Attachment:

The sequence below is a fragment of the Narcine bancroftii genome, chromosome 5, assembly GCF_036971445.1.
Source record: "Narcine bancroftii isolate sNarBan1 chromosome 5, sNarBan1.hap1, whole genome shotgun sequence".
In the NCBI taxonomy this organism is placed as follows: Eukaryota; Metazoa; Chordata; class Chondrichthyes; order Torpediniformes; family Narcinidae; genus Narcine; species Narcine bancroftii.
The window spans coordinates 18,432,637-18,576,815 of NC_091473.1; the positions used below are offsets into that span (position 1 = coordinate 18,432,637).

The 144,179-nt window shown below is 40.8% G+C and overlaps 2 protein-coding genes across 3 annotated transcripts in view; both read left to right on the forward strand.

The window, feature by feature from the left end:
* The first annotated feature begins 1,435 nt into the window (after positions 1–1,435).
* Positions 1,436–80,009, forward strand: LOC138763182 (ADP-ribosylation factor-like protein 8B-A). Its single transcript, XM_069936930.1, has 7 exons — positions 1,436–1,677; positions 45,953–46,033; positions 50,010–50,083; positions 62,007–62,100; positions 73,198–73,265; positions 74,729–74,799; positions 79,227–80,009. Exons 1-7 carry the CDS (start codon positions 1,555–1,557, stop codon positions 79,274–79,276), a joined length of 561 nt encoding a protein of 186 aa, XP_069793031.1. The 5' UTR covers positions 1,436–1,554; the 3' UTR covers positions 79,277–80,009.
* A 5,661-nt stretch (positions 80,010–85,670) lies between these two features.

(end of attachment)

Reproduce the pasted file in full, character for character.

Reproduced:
The sequence below is a fragment of the Narcine bancroftii genome, chromosome 5, assembly GCF_036971445.1.
Source record: "Narcine bancroftii isolate sNarBan1 chromosome 5, sNarBan1.hap1, whole genome shotgun sequence".
In the NCBI taxonomy this organism is placed as follows: Eukaryota; Metazoa; Chordata; class Chondrichthyes; order Torpediniformes; family Narcinidae; genus Narcine; species Narcine bancroftii.
The window spans coordinates 18,432,637-18,576,815 of NC_091473.1; the positions used below are offsets into that span (position 1 = coordinate 18,432,637).

The 144,179-nt window shown below is 40.8% G+C and overlaps 2 protein-coding genes across 3 annotated transcripts in view; both read left to right on the forward strand.

The window, feature by feature from the left end:
* The first annotated feature begins 1,435 nt into the window (after positions 1–1,435).
* Positions 1,436–80,009, forward strand: LOC138763182 (ADP-ribosylation factor-like protein 8B-A). Its single transcript, XM_069936930.1, has 7 exons — positions 1,436–1,677; positions 45,953–46,033; positions 50,010–50,083; positions 62,007–62,100; positions 73,198–73,265; positions 74,729–74,799; positions 79,227–80,009. Exons 1-7 carry the CDS (start codon positions 1,555–1,557, stop codon positions 79,274–79,276), a joined length of 561 nt encoding a protein of 186 aa, XP_069793031.1. The 5' UTR covers positions 1,436–1,554; the 3' UTR covers positions 79,277–80,009.
* A 5,661-nt stretch (positions 80,010–85,670) lies between these two features.